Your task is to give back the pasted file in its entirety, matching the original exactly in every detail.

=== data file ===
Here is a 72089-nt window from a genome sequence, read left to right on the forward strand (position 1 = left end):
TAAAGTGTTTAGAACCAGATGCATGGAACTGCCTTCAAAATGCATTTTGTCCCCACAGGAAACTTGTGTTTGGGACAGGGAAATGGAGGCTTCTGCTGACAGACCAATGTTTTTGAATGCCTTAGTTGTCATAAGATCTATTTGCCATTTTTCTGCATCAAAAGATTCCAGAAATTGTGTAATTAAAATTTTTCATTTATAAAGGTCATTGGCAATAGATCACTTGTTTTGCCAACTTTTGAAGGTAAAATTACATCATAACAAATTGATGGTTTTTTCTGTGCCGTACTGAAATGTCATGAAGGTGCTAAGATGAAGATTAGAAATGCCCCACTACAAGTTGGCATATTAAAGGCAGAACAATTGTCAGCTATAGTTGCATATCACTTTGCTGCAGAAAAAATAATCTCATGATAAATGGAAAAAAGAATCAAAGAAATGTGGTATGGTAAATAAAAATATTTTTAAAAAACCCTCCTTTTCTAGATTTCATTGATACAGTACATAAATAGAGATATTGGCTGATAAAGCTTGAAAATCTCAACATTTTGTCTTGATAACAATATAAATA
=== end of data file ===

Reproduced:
Here is a 72089-nt window from a genome sequence, read left to right on the forward strand (position 1 = left end):
TAAAGTGTTTAGAACCAGATGCATGGAACTGCCTTCAAAATGCATTTTGTCCCCACAGGAAACTTGTGTTTGGGACAGGGAAATGGAGGCTTCTGCTGACAGACCAATGTTTTTGAATGCCTTAGTTGTCATAAGATCTATTTGCCATTTTTCTGCATCAAAAGATTCCAGAAATTGTGTAATTAAAATTTTTCATTTATAAAGGTCATTGGCAATAGATCACTTGTTTTGCCAACTTTTGAAGGTAAAATTACATCATAACAAATTGATGGTTTTTTCTGTGCCGTACTGAAATGTCATGAAGGTGCTAAGATGAAGATTAGAAATGCCCCACTACAAGTTGGCATATTAAAGGCAGAACAATTGTCAGCTATAGTTGCATATCACTTTGCTGCAGAAAAAATAATCTCATGATAAATGGAAAAAAGAATCAAAGAAATGTGGTATGGTAAATAAAAATATTTTTAAAAAACCCTCCTTTTCTAGATTTCATTGATACAGTACATAAATAGAGATATTGGCTGATAAAGCTTGAAAATCTCAACATTTTGTCTTGATAACAATATAAATA